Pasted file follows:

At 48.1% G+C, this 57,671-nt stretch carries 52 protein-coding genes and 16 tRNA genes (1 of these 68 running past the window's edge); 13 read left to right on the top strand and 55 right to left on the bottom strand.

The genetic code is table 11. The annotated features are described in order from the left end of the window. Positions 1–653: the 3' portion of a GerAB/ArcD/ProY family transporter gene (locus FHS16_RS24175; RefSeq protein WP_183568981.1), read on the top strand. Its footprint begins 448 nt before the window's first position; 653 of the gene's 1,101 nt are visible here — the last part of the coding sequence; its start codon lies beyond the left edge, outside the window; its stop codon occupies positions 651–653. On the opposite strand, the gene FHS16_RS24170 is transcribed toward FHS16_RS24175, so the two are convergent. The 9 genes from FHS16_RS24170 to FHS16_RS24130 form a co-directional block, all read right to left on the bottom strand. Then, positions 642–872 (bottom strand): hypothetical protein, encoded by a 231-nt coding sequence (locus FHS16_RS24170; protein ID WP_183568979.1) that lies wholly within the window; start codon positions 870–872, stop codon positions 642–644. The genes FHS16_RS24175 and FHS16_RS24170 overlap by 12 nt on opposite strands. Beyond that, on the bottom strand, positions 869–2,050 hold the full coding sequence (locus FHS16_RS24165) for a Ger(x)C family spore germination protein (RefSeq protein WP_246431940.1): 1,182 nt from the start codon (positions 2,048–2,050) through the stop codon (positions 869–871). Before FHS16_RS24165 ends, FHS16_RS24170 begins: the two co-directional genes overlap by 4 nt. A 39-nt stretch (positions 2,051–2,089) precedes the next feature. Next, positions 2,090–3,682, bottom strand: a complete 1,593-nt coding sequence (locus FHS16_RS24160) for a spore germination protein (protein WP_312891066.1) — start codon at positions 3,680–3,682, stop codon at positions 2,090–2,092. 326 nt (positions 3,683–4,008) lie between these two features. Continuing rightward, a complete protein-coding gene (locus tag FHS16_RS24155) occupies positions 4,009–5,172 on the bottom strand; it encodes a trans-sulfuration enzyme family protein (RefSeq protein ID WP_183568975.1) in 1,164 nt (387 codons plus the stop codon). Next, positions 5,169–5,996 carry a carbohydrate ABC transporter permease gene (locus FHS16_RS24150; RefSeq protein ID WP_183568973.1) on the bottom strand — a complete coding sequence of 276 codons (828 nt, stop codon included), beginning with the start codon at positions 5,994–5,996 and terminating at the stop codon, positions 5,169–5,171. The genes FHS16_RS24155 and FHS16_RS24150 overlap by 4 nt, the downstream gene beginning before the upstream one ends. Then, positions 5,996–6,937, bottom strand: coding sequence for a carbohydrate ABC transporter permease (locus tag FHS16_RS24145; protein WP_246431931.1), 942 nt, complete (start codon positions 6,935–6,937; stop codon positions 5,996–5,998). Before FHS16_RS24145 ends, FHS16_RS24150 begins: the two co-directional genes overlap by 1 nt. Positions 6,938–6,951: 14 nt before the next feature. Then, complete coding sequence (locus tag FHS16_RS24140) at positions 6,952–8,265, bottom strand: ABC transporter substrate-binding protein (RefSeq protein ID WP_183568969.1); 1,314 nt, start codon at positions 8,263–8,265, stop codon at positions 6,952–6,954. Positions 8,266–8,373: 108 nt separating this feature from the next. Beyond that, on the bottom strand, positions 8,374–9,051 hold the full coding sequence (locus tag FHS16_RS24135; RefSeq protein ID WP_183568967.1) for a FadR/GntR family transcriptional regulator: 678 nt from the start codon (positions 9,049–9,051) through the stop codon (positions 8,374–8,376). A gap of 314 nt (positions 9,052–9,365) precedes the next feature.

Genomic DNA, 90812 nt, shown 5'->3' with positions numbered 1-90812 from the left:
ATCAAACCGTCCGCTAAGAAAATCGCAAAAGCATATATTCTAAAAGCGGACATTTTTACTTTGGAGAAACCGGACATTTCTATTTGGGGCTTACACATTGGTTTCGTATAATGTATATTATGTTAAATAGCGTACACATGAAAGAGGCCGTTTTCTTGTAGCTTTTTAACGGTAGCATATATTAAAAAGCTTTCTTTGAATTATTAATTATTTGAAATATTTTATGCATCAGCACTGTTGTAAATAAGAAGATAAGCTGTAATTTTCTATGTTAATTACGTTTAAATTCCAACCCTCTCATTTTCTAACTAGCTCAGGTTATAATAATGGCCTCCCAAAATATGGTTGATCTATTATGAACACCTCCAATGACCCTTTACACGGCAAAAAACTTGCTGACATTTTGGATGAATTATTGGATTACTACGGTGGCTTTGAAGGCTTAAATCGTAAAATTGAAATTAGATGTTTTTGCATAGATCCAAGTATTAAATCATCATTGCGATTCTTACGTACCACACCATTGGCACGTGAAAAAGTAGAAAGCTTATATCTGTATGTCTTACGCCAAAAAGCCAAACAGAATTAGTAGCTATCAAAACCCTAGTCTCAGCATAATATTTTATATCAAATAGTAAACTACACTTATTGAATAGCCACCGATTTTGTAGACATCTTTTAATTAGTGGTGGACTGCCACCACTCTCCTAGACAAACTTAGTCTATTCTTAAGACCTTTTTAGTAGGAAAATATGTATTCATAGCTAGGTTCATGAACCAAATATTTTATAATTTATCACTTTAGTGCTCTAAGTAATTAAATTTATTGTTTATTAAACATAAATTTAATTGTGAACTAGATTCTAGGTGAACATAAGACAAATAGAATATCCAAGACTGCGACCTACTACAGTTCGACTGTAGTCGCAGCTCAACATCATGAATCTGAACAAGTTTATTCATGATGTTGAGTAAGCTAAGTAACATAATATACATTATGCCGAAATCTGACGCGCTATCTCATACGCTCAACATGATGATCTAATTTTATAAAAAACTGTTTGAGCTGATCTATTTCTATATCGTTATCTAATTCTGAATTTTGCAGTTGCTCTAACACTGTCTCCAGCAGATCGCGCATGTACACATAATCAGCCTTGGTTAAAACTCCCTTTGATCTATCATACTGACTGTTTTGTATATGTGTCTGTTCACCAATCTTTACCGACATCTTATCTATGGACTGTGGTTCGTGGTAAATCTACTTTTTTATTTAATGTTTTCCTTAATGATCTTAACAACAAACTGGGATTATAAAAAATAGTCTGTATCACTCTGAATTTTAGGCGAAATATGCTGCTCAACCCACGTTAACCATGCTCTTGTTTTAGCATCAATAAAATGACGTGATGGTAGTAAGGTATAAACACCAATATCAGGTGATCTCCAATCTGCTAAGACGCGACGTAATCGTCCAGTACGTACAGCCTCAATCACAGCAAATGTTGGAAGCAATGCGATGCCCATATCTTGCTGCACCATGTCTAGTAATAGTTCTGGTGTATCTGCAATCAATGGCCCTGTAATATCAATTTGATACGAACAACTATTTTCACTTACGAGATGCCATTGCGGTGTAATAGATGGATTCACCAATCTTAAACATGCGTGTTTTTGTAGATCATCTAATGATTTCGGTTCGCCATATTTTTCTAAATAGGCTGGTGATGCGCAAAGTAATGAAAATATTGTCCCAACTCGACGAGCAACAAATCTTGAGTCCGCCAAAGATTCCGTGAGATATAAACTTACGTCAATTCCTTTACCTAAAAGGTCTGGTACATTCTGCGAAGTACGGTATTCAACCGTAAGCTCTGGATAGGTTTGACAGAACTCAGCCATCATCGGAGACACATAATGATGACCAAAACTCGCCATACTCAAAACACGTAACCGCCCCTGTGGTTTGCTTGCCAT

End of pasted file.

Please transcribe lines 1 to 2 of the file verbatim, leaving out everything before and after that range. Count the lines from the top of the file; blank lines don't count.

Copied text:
At 48.1% G+C, this 57,671-nt stretch carries 52 protein-coding genes and 16 tRNA genes (1 of these 68 running past the window's edge); 13 read left to right on the top strand and 55 right to left on the bottom strand.

The genetic code is table 11. The annotated features are described in order from the left end of the window. Positions 1–653: the 3' portion of a GerAB/ArcD/ProY family transporter gene (locus FHS16_RS24175; RefSeq protein WP_183568981.1), read on the top strand. Its footprint begins 448 nt before the window's first position; 653 of the gene's 1,101 nt are visible here — the last part of the coding sequence; its start codon lies beyond the left edge, outside the window; its stop codon occupies positions 651–653. On the opposite strand, the gene FHS16_RS24170 is transcribed toward FHS16_RS24175, so the two are convergent. The 9 genes from FHS16_RS24170 to FHS16_RS24130 form a co-directional block, all read right to left on the bottom strand. Then, positions 642–872 (bottom strand): hypothetical protein, encoded by a 231-nt coding sequence (locus FHS16_RS24170; protein ID WP_183568979.1) that lies wholly within the window; start codon positions 870–872, stop codon positions 642–644. The genes FHS16_RS24175 and FHS16_RS24170 overlap by 12 nt on opposite strands. Beyond that, on the bottom strand, positions 869–2,050 hold the full coding sequence (locus FHS16_RS24165) for a Ger(x)C family spore germination protein (RefSeq protein WP_246431940.1): 1,182 nt from the start codon (positions 2,048–2,050) through the stop codon (positions 869–871). Before FHS16_RS24165 ends, FHS16_RS24170 begins: the two co-directional genes overlap by 4 nt. A 39-nt stretch (positions 2,051–2,089) precedes the next feature. Next, positions 2,090–3,682, bottom strand: a complete 1,593-nt coding sequence (locus FHS16_RS24160) for a spore germination protein (protein WP_312891066.1) — start codon at positions 3,680–3,682, stop codon at positions 2,090–2,092. 326 nt (positions 3,683–4,008) lie between these two features. Continuing rightward, a complete protein-coding gene (locus tag FHS16_RS24155) occupies positions 4,009–5,172 on the bottom strand; it encodes a trans-sulfuration enzyme family protein (RefSeq protein ID WP_183568975.1) in 1,164 nt (387 codons plus the stop codon). Next, positions 5,169–5,996 carry a carbohydrate ABC transporter permease gene (locus FHS16_RS24150; RefSeq protein ID WP_183568973.1) on the bottom strand — a complete coding sequence of 276 codons (828 nt, stop codon included), beginning with the start codon at positions 5,994–5,996 and terminating at the stop codon, positions 5,169–5,171. The genes FHS16_RS24155 and FHS16_RS24150 overlap by 4 nt, the downstream gene beginning before the upstream one ends. Then, positions 5,996–6,937, bottom strand: coding sequence for a carbohydrate ABC transporter permease (locus tag FHS16_RS24145; protein WP_246431931.1), 942 nt, complete (start codon positions 6,935–6,937; stop codon positions 5,996–5,998). Before FHS16_RS24145 ends, FHS16_RS24150 begins: the two co-directional genes overlap by 1 nt. Positions 6,938–6,951: 14 nt before the next feature. Then, complete coding sequence (locus tag FHS16_RS24140) at positions 6,952–8,265, bottom strand: ABC transporter substrate-binding protein (RefSeq protein ID WP_183568969.1); 1,314 nt, start codon at positions 8,263–8,265, stop codon at positions 6,952–6,954. Positions 8,266–8,373: 108 nt separating this feature from the next. Beyond that, on the bottom strand, positions 8,374–9,051 hold the full coding sequence (locus tag FHS16_RS24135; RefSeq protein ID WP_183568967.1) for a FadR/GntR family transcriptional regulator: 678 nt from the start codon (positions 9,049–9,051) through the stop codon (positions 8,374–8,376). A gap of 314 nt (positions 9,052–9,365) precedes the next feature.